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Tate marks centenary of women's right to vote
Annie Louisa Swynnerton Dame Millicent Fawcett, C.B.E., LL.D, Exhibited 1930. Tate collection, presented by the Trustees of the Chantrey Bequest 1930.

LONDON.- Annie Swynnerton’s portrait of Millicent Fawcett went on display at Tate Britain to coincide with the centenary of the Representation of the People Act which gave women over 30 the right to vote. The painting will then travel to Manchester Art Gallery for their exhibition Annie Swynnerton: Painting Light and Hope opening on 23 February, while a new statue of Fawcett by Gillian Wearing will be unveiled in Parliament Square later this year. The display at Tate Britain is one of many ways Tate is celebrating women in the arts over the coming months.

Maria Balshaw, Director Tate said: ‘The struggles of women to get the basic right to vote were long and arduous. It is hard to believe that it is only one hundred years since that historic victory which set us on course for equal rights. Great strides have been made in the intervening decades but we still have a long road to travel. We are delighted to be marking Millicent Fawcett’s outstanding contribution to the cause with the display of her portrait at Tate Britain. We are also pleased the painting will then travel to Manchester for the Swynnerton exhibition, marking the city’s proud connection with the history of women’s suffrage.’

Swynnerton was a pioneering and successful artist and the first woman to be elected an associate member of the Royal Academy of Arts since its founding. She was a passionate campaigner for women’s right to vote, signed the Declaration in Favour of Women’s Suffrage in July 1889, and headed the Artists’ Suffrage League section of the Women’s Coronation Procession in 1911. She painted several portraits of leading figures in the women’s movement including Dame Millicent Garrett Fawcett (1847-1929), leader of the National Union of Women's Suffrage Societies. Fawcett was instrumental in gaining women the vote in 1918 and was present in parliament for the act that granted all women equal franchise in 1928. After Fawcett died the following year, this painting was exhibited and bought for the nation by the Trustees of the Chantrey Bequest. Dr Katie Jane Tyreman Herrington, co-curator of the forthcoming exhibition at Manchester Art Gallery, suggests it was first painted around 1899 when Fawcett was given an Honorary Doctorate by the University of St Andrews - the subject is shown wearing the university’s robes in the portrait. The painting will be on display at Tate Britain from 2 to 12 February to mark the centenary of the Representation of the People Act on 6 February 1918, before going on loan to Manchester.

Alex Farquharson, Director, Tate Britain said: ‘Swynnerton poignantly captures the qualities of resilience and compassion in her sitter, Millicent Fawcett, revealing the force behind this exceptional woman. We are thrilled to be able to mark the centenary of women’s right to vote with a work by an artist who was an ardent campaigner for women’s rights and whose subject is one of the most important pioneers in the history of women’s suffrage.’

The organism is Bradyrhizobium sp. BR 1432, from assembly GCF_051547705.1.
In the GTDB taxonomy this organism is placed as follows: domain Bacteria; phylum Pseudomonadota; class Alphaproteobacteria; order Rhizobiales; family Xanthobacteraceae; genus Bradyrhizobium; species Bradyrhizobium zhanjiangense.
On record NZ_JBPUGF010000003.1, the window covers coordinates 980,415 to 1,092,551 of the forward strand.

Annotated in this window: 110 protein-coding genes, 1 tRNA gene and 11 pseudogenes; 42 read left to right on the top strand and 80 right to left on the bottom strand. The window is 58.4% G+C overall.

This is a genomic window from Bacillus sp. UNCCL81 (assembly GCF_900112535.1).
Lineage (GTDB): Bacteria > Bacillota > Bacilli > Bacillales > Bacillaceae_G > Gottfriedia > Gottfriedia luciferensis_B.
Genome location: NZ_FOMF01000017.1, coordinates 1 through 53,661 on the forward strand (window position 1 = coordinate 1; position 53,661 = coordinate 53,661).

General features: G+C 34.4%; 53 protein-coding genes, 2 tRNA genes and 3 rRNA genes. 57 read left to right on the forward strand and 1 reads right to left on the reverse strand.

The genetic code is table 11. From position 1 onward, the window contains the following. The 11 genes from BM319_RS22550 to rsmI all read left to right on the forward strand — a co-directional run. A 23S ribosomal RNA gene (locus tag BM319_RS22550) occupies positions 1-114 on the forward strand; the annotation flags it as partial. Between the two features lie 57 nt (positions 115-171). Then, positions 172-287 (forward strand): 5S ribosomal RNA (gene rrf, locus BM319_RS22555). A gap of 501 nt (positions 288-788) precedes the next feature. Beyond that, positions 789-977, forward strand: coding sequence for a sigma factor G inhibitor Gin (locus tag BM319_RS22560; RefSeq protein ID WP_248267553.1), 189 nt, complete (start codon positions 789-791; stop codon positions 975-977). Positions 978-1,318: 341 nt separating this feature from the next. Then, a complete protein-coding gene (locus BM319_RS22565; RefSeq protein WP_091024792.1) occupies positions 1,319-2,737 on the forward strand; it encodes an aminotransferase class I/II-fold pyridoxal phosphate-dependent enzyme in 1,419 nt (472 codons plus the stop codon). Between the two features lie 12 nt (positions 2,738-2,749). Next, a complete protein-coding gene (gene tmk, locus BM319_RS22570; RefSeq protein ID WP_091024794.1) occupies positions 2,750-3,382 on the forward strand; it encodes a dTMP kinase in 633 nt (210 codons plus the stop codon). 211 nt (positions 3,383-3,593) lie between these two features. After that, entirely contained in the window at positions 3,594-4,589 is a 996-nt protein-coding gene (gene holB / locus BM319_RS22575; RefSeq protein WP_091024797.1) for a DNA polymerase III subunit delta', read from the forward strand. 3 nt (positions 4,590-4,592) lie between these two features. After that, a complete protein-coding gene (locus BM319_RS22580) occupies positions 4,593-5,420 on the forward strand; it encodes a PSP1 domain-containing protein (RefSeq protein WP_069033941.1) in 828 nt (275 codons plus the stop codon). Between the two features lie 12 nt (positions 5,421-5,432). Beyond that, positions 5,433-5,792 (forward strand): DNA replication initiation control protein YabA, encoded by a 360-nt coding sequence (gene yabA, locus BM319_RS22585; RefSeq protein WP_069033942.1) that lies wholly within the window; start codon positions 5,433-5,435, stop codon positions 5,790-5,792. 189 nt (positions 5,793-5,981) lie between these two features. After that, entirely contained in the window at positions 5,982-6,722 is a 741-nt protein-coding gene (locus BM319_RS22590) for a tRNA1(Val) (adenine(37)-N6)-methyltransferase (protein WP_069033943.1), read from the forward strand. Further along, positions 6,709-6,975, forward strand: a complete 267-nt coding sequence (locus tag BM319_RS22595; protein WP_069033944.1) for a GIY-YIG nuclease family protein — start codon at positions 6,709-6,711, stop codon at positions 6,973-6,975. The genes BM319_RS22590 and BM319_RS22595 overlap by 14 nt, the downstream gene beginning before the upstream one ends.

Tate Britain will also explore issues of representation, gender and politics in its collection displays with a series of free tours. These will take place every Monday and Wednesday at 13.15 from 5 February to 27 June and will highlight the experience and vision of women artists in the collection. Visitors can also take a digital tour exploring stories of women’s empowerment across the centuries through works in the collection. A Spotlight display devoted to one of the two women founding members of the Royal Academy, Angelica Kauffman, will open at Tate Britain on 18 June and run until 16 October.

At Tate Modern, this month’s Uniqlo Tate Late on Friday 23 February will also be a celebration of women in the arts. NTS will present an all-female line up of DJs for the Terrace Bar, while gal-dem, a creative collective of women of colour, will curate a night of music in the Tanks. There will also be talks by Frances Morris, Director of Tate Modern, Otegha Uwagba of Women Who, and Sarah Corbett of Craftist Collective, as well as a salon produced by Bishi’s WITCiH (Women in Technology Creative Industries Hub). Stance Podcast will be in residence in Tate Exchange, and further workshops and events around the building will be hosted by South London Women Artists, the Women’s Art Library, Sisters Uncut and the Feminist Library. To highlight the UK gender pay gap, currently recognised as 9.1%, all exhibition tickets will be discounted by 9.1% for the duration of the night.

Frances Morris, Director, Tate Modern said: ‘This is a time to look back and celebrate women’s achievements over the past 100 years, but it’s also a time to look at what women are achieving all over the world today. At this month’s Uniqlo Tate Late, Tate Modern will showcase the amazing things women artists, musicians, writers, thinkers and creatives are doing here and now, as well as taking a critical look at the myriad challenges women continue to encounter in very different circumstances across the globe.’

Tate St Ives will open Virginia Woolf: An Exhibition Inspired by Her Writings on 10 February. Author of classic novels including To the Lighthouse and the pioneering feminist text A Room of One’s Own, Woolf spent much of her childhood in St Ives. This exhibition will use her writing as a prism through which to explore feminist perspectives on landscape, domesticity and identity in art, with works by over 80 artists including Laura Knight, Vanessa Bell, Sandra Blow and Dora Carrington.

At Tate Liverpool a ten-week course for the public on painting inspired by women artists will run until 19 April.

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